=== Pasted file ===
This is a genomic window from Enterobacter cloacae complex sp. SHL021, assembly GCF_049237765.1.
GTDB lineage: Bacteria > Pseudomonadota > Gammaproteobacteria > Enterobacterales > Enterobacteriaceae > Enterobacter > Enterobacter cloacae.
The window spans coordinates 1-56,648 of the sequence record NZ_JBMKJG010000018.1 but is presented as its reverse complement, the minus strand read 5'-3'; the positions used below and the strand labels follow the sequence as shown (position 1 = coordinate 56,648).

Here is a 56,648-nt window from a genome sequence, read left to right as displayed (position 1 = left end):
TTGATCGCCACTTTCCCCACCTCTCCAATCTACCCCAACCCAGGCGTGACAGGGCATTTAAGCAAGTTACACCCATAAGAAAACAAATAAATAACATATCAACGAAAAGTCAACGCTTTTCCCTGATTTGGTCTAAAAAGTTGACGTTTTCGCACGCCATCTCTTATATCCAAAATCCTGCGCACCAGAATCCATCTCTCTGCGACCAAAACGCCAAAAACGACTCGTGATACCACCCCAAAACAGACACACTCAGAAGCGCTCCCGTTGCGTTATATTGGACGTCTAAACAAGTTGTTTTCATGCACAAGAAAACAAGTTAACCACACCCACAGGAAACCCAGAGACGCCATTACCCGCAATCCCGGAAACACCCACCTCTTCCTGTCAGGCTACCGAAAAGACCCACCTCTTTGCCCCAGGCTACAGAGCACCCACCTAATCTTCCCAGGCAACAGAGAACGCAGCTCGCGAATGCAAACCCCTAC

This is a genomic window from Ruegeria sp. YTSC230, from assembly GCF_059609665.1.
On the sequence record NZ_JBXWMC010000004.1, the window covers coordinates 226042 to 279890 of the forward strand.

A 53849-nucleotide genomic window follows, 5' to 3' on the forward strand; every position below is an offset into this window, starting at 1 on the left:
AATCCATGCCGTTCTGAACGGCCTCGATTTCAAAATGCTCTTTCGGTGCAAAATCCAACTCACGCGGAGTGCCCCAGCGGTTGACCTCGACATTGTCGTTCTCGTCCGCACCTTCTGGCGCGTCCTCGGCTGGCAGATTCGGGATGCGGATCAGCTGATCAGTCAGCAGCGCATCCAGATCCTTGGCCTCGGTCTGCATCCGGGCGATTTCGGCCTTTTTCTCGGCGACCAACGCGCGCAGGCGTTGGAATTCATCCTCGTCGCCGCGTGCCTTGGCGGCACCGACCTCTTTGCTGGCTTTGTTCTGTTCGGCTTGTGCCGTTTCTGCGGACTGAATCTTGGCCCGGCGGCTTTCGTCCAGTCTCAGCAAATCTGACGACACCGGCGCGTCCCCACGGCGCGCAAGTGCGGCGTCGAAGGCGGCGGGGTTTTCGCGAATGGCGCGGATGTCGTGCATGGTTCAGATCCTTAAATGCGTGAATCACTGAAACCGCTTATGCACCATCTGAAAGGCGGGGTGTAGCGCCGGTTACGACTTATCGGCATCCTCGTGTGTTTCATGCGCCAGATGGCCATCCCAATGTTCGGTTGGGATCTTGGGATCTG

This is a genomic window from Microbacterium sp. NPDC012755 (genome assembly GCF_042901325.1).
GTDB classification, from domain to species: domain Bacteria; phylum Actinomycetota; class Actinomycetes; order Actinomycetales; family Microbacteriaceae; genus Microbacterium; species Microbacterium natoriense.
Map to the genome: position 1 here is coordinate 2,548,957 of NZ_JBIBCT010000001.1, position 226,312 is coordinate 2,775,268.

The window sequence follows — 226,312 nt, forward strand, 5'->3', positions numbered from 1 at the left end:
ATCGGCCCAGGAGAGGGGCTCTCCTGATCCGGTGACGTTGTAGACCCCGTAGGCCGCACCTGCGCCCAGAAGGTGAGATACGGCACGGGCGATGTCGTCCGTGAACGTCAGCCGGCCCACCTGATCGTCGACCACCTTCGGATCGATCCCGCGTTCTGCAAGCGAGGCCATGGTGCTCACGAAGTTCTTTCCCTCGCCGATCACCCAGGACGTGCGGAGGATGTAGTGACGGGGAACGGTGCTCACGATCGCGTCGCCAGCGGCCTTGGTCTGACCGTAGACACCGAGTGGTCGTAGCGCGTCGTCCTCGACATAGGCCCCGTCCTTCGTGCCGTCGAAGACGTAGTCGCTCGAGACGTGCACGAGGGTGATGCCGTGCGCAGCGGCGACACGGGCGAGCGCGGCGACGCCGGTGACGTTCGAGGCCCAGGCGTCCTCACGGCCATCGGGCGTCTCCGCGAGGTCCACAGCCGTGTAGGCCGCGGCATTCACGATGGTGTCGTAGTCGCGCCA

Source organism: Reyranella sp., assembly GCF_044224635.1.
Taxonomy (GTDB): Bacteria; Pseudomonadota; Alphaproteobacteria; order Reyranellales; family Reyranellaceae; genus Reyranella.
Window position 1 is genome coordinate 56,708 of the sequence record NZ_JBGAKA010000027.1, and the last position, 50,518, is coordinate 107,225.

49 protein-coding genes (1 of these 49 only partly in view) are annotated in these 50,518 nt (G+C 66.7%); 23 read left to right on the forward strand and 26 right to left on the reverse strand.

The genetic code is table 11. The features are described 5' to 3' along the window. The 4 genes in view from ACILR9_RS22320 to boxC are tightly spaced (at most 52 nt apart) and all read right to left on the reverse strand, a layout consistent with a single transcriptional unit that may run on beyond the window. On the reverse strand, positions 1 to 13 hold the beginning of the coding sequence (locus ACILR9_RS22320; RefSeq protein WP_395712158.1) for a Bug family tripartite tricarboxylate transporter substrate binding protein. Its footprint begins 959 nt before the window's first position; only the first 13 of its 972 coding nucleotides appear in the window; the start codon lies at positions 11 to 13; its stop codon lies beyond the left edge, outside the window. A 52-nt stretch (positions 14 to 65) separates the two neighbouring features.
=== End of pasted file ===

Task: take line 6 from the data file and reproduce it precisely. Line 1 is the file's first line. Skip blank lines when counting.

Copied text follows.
This is a genomic window from Ruegeria sp. YTSC230, from assembly GCF_059609665.1.